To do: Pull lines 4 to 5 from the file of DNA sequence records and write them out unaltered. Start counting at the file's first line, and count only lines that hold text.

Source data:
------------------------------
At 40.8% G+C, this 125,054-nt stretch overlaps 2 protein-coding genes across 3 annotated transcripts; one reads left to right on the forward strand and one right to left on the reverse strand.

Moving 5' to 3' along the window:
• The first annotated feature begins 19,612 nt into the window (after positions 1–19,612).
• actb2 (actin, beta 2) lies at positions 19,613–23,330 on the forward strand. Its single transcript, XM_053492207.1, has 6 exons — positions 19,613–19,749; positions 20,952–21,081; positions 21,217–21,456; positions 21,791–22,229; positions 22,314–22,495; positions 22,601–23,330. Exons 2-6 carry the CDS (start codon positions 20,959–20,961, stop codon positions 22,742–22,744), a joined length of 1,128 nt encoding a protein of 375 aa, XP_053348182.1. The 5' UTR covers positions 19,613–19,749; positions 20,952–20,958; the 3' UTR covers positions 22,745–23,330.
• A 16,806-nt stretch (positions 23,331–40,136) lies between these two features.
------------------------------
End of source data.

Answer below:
• actb2 (actin, beta 2) lies at positions 19,613–23,330 on the forward strand. Its single transcript, XM_053492207.1, has 6 exons — positions 19,613–19,749; positions 20,952–21,081; positions 21,217–21,456; positions 21,791–22,229; positions 22,314–22,495; positions 22,601–23,330. Exons 2-6 carry the CDS (start codon positions 20,959–20,961, stop codon positions 22,742–22,744), a joined length of 1,128 nt encoding a protein of 375 aa, XP_053348182.1. The 5' UTR covers positions 19,613–19,749; positions 20,952–20,958; the 3' UTR covers positions 22,745–23,330.
• A 16,806-nt stretch (positions 23,331–40,136) lies between these two features.